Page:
Sunday, July 27, 2014

Thirteen Reasons Why- Jay Asher: Review

Before I start typing the review in here, I want to tell you all that I'm really sorry. I've missed a lot of Friday Feels, and I'm sorry, I think I'm cancelling the feature. I posted nothing in more than a week, and all that without some notice.
There are some breaks in school, and in those breaks, I read books, but unfortunately, I find no time to post my reviews. It's either I'm busy, or our computer's busy. I just got a little lucky this weekend. Again, I am truly very sorry.
Title: Thirteen Reasons Why
Author: Jay Asher
Publisher: Razorbill (Penguin)
Format/s I have: Paperback from Fully Booked
You can't stop the future. You can't rewind the past. The only way to learn the secret is to press play.

Clay Jensen doesn't want anything to do with the tapes Hannah Baker made. Hannah is dead. Her secrets should be buried with her. 
Then Hannah's voice tells Clay that his name is on the tapes- and that he is, in some way, responsible for her death.
All through the night, Clay keeps listening. He follows Hannah's recorded words throughout his small town...
...and what he discovers changes his life forever.


First of all, big thanks to three of my batchmates and my sister who contributed a lot in making me want to grab a copy.

Thirteen Reasons Why is an eye opener, and for some reason, it made me cry.

This book is just brilliant. Ellen Hopkins is right, this is a book that you can't get out of your mind.

Jay Asher delivers a great thought as the book goes on: We should be aware of how we treat others. How our actions affect them. Because of this book, I shall be more sensitive with what I do.

This book also deals with trust. Hannah just trusted that one person, and BAM, her life was ruined. And she just needed a break from it. But, the people around her just won't give her that.

But, some people might think that the book is unrealistic.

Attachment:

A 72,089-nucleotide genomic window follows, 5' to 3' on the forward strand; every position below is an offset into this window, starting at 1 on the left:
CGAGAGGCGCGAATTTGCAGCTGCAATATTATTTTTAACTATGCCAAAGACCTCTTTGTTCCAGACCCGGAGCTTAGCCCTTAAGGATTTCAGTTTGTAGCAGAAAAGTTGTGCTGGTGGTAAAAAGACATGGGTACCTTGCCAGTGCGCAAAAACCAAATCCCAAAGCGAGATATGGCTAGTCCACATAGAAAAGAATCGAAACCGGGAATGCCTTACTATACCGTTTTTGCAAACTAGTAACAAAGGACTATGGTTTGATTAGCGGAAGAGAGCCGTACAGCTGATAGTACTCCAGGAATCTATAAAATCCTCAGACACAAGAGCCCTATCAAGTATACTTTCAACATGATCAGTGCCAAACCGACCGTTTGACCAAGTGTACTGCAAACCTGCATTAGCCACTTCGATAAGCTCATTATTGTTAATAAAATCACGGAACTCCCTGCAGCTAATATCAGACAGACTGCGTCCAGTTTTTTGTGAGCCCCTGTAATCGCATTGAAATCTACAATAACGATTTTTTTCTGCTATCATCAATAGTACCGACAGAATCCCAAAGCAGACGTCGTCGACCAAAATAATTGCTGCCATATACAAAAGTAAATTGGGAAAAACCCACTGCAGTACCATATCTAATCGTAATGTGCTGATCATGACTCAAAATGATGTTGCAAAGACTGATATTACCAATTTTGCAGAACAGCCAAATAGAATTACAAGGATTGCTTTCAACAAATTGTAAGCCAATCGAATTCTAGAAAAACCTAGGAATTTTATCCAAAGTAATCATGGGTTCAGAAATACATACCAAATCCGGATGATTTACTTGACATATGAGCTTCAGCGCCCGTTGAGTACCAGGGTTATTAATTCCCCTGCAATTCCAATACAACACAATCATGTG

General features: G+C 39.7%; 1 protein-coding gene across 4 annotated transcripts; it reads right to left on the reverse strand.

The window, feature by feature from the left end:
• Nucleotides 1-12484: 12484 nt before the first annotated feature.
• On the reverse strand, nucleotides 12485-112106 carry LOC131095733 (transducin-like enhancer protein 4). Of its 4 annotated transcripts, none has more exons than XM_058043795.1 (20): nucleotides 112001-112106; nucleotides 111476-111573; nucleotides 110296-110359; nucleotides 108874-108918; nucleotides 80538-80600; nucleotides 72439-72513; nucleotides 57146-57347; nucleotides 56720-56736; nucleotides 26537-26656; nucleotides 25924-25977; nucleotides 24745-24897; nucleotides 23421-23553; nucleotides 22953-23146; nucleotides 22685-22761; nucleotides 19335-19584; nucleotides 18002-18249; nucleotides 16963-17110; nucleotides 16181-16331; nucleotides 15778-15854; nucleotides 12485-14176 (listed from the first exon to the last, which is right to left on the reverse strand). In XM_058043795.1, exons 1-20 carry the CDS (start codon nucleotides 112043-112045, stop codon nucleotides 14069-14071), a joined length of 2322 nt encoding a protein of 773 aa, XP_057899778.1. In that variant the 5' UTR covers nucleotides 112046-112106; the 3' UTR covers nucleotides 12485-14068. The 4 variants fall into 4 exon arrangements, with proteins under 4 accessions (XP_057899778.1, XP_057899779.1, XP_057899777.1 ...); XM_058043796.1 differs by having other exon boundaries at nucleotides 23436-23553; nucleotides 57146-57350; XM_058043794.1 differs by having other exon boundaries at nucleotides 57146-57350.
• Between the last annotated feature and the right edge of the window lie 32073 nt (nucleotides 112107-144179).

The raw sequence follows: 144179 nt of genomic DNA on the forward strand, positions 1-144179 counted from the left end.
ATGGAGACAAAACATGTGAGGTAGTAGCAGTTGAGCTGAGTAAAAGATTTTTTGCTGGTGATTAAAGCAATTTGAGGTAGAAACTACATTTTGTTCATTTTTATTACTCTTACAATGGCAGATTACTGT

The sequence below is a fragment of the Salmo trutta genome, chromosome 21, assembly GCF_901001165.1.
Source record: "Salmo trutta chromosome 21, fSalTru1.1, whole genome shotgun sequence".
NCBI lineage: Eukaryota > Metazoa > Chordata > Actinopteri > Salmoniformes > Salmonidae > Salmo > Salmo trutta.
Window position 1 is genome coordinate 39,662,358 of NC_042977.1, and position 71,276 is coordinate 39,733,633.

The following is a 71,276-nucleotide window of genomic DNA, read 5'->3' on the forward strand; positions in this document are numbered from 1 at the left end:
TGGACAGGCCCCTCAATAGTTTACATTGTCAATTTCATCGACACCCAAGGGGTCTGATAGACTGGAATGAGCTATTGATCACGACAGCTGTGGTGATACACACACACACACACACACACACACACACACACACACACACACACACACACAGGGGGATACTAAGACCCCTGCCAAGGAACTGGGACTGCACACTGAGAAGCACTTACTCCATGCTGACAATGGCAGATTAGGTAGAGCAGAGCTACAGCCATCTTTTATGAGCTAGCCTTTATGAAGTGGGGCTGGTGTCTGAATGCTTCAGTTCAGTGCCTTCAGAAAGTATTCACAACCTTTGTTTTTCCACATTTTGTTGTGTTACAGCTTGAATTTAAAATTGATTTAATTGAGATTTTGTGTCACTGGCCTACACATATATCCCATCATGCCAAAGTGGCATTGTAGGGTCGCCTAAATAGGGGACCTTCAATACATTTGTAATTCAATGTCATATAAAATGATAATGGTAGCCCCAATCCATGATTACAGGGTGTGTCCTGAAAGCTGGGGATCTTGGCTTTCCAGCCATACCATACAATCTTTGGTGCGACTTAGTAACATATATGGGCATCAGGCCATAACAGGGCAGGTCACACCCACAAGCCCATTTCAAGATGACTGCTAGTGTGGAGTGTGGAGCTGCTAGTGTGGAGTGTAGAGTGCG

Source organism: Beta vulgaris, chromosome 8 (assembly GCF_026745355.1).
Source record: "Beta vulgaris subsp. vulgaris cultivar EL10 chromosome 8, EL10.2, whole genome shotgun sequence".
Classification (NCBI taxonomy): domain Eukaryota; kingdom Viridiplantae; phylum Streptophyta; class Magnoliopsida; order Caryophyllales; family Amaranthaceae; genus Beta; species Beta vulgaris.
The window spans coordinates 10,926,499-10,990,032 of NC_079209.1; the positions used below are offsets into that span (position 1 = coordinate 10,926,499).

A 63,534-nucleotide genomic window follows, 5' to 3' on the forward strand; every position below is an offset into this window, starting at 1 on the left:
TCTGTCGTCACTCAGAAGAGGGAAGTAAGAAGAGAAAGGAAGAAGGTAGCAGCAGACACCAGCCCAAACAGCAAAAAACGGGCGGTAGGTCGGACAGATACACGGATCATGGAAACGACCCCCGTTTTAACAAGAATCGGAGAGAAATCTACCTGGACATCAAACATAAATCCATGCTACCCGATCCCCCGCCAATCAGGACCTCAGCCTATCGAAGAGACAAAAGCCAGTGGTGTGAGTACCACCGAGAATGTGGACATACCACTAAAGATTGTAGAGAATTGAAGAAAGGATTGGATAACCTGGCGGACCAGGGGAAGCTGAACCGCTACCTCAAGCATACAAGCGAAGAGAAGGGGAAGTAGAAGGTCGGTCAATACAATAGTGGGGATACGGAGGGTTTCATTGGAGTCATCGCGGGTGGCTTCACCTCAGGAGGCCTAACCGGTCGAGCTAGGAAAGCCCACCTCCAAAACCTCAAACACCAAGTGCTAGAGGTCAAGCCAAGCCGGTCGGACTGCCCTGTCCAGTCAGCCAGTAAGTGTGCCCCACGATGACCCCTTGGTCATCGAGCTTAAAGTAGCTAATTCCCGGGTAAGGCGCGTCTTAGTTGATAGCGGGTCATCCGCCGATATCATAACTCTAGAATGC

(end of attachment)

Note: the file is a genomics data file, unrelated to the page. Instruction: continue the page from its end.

Yes, I agree that most of her reasons happen to many people, but there's this thing they call the snowball effect. I got the term itself from the book. Her reasons may seem light, but the combination isn't. Say, Hannah has been wounded by that reason, and before it heals, another stab comes, and then another, and another, you get the thought. As I see it, one of the biggest things that teens want, is acceptance. Some leave value for acceptance, but Hannah got neither. 
Her family either wasn't mentioned, or were too gone to be significant. I've read a review on Goodreads saying, where is her family to help her? Look, not all people open up fully to their family. I think it's in tape 12, Hannah requesting the people on the list to hide the reasons why to her parents. (Correct me if I misunderstood)
Each one of us is different, some people are strong enough not to make a big deal out of those, but Hannah is that type of person who's easily hurt, and we should be aware that there are people like her. People handle situations differently.

I see the book as a sad and beautiful one. But hey, I'm not saying that suicide is right. In fact, I think it is, in a way, selfish. As I see it, they want an escape to their problems, and just end life. Don't they see that their suicide adds problems to the people who care? Plus, yes, they ended their life. But, they won't even feel like their troubles are over. It's actually better to find a way to solve the problems than to just take it in until you explode.

This book, therefore, opens up a lot of talking. 

I started looking more at the positive side when I started trying to give reactions with what I read, and what I can say is:
I see this book as a help for my stronger self, and a reminder for me to have some more filtering with what I do. I don't see it as Jay Asher telling us it's okay to commit suicide!!!. Because this book was meant to reduce the number of suicidal people.

My Rating: 5 potatoes c:

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